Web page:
Researchers in Spain's Valencia region published their findings in a report in the latest issue of the medical journal Psychiatry.
They described the case of a 19-year-old Valencian woman who had started smoking hashish at 16 before switching over to Spice.
In May 2012, she sought medical help after suffering from a pyschotic episode that had lasted for several months. She had stopped smoking Spice months earlier but was still experiencing hallucinations, and talking to herself.
She was also suffering from movement problems and would remain immobile for long periods in a praying mantis position,
Even after receiving treatment, the patient continued to suffer from motivation problems and movement problems.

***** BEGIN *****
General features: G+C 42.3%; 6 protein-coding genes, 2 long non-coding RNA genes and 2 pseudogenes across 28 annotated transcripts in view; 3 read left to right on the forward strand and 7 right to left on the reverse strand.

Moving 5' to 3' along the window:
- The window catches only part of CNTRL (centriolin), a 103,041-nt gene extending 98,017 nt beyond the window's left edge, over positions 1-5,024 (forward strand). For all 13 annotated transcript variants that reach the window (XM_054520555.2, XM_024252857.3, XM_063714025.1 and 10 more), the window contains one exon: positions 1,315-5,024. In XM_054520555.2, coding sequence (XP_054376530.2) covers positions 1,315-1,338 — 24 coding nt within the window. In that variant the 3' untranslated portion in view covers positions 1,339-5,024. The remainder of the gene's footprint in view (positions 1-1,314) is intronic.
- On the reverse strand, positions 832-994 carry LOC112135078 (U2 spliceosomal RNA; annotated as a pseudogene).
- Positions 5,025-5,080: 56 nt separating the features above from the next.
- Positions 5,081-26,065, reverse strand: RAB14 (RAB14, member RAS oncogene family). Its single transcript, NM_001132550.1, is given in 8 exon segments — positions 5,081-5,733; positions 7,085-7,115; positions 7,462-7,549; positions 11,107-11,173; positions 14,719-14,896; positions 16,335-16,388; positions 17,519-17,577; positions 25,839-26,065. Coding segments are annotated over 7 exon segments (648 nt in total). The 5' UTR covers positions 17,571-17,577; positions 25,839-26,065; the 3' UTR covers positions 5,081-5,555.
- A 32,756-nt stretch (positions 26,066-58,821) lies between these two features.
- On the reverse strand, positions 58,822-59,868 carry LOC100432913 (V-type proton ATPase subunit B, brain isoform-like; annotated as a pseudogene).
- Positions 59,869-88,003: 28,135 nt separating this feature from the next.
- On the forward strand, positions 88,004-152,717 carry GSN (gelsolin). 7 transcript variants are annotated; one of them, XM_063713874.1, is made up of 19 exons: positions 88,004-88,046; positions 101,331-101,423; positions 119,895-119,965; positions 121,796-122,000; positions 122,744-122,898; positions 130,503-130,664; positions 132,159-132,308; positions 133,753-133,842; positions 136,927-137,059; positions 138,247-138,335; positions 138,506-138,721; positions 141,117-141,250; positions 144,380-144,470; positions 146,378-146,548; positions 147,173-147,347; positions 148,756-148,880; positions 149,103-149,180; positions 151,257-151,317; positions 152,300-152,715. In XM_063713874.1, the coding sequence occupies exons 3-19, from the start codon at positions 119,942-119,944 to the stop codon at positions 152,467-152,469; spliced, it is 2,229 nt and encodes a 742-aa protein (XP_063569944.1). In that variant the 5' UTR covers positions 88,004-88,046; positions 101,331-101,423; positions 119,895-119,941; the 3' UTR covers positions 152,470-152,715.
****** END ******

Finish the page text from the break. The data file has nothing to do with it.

Scientists say it’s the first diagnosed case of catatonic psychosis brought on by the intake of synthetic cannabis.
“Up to now, previous studies described had only detected rigidity and delayed movements during the consumption of Spice, but not months after,” lead researcher Gonzalo Haro Cortés told SINC, Spain’s main science news agency.
Their objective is now to warn people of the potential health consequence of these type of drugs, which can easily be found in marijuana paraphernalia stores or online.
Around 1.1 percent of young Spaniards are thought to use Spice, according to figures from 2010.